Liberians Should Evaluate Candidates Through Debates


The Editor,

All candidates who are vying for positions including the presidency should  be evaluated through debates.

The should be Aspirant’s Forum as a platform for candidate(s) to debate and to explain their reasons  why they are running for President, Senator, Representative or any other position.

The forum must also ask each candidate to state what is wrong with Liberia and why, and how he or she is going to fix the identified problems.

He or she must state in a concrete terms how progress is going to be measured with a timeline and how Liberians are going to internalize the fixes.

Each candidate must state what be his or her legacy as president, senator, representative, mayor or any elected position.

How he or she is going to guarantee strong rule of law that will ensure that no one is above the law including the President and other government officials.

This must begin with giving the police the authority as guaranteed under the Constitution to have the power to arrest anyone including lawmakers and other government officials that will violate the law or commit a crime.

If anyone of them were to ask, you know who I am, the answer must be yes.

“I know you were elected or appointed as a servant of the Liberian people in line with Article one of the Liberian Constitution.”

This is exactly the purpose of serving in government, to the serve the people.

Each candidate must be required to state how he or she would guarantee separation of powers among the three branches of the government: The Executive, Legislature, and Judicial.

He or she must explain concrete strategies of decentralization that will allow ordinary citizens as well to have equal opportunity and means to improve their individual livelihoods, households, neighborhoods, community, and the country as a whole.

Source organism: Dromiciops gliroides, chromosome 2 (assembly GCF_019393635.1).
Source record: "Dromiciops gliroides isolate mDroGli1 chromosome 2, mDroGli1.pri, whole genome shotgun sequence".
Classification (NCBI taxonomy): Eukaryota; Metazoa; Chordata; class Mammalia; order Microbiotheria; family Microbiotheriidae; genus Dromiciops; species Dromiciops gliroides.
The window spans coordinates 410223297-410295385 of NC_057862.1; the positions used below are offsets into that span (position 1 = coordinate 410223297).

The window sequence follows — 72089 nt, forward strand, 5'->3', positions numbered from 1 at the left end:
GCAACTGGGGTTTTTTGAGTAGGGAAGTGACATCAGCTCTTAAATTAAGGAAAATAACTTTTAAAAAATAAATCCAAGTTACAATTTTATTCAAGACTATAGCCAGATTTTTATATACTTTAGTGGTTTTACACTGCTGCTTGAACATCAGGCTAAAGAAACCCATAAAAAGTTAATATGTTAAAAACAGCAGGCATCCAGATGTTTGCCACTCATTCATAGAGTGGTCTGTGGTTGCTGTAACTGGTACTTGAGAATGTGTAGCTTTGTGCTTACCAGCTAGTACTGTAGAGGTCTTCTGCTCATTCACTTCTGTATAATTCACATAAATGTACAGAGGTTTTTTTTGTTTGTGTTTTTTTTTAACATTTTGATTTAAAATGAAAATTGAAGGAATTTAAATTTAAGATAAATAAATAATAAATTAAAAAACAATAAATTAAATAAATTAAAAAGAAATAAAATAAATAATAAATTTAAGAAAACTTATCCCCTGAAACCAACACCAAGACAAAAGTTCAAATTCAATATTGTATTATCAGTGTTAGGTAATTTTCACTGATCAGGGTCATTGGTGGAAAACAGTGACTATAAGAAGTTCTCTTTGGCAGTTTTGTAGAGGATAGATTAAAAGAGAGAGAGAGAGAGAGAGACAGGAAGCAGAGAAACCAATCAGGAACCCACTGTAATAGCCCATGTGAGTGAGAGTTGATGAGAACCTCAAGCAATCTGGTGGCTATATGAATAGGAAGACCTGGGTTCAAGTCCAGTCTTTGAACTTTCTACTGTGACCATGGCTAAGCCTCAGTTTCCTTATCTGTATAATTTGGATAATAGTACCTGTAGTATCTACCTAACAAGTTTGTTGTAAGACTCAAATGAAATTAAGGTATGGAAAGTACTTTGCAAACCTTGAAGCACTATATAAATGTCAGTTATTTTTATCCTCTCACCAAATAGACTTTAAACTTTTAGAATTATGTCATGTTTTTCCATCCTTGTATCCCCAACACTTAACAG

For example, he or she must state in a concrete economy reforms such as cutting salaries and allowances of representatives and senators and other government officials through a legislation emanating from the Executive Mansion.

He or she must as well plan that in the same legislation, the reduction of presidential tenure from six to four, senate from  nine to six, and representative from six to three.

These are concrete examples the candidates can talk about and as president one will have the veto power and power to campaign against opposing Senator(s) by visiting his county to address the citizens and residents of the county.

This is the power of the presidency.

Cutting the salaries and allowances for government officials in Liberia is crucial to economy reforms because representatives and Senators in Liberia are making more salaries and receiving more allowances more than United States representatives and United States Senators.

This is a fact.

The reason is, in a true democracy society, salaries and allowances are determined by the productive capacity of the country.

The same is true in corporations.

 In the Liberian situation, what are we producing?  It can we justify these salaries and allowances when there is no single public library in Liberia?

How do we justify these salaries and allowances when we rely on the international community for funding for nearly all or projects?

How do we justify these salaries and allowances when most citizens’ livelihoods depend on relatives and friends in the United States or elsewhere?

How do we justify these salaries and allowances when majority of population livelihood is at the mercy of nature?

Moreover, the purpose of serving in government is not about money making. It is about service to benefit the citizens of the country. 

Go in private sector if you want to make money.

Cut all salaries and allowances into half and apply the money to education.

For example, some of the money must be set aside for scholarships for students who maintain certain grades in Science, engineering, nursing, technology, agriculture… among others at the University of Liberia.

Each candidate must project how many Liberians will graduate as doctors, engineer in his or her first term under government sponsorship from the
cutting of these huge salaries and allowances.

This is critical as this will inspire youths to composite and will as well motivate the international community to help Liberia. We need help, but we must help ourselves to show to the world that we are serious.

Jarwinken Wiah,
North Dakota, USA
[email protected]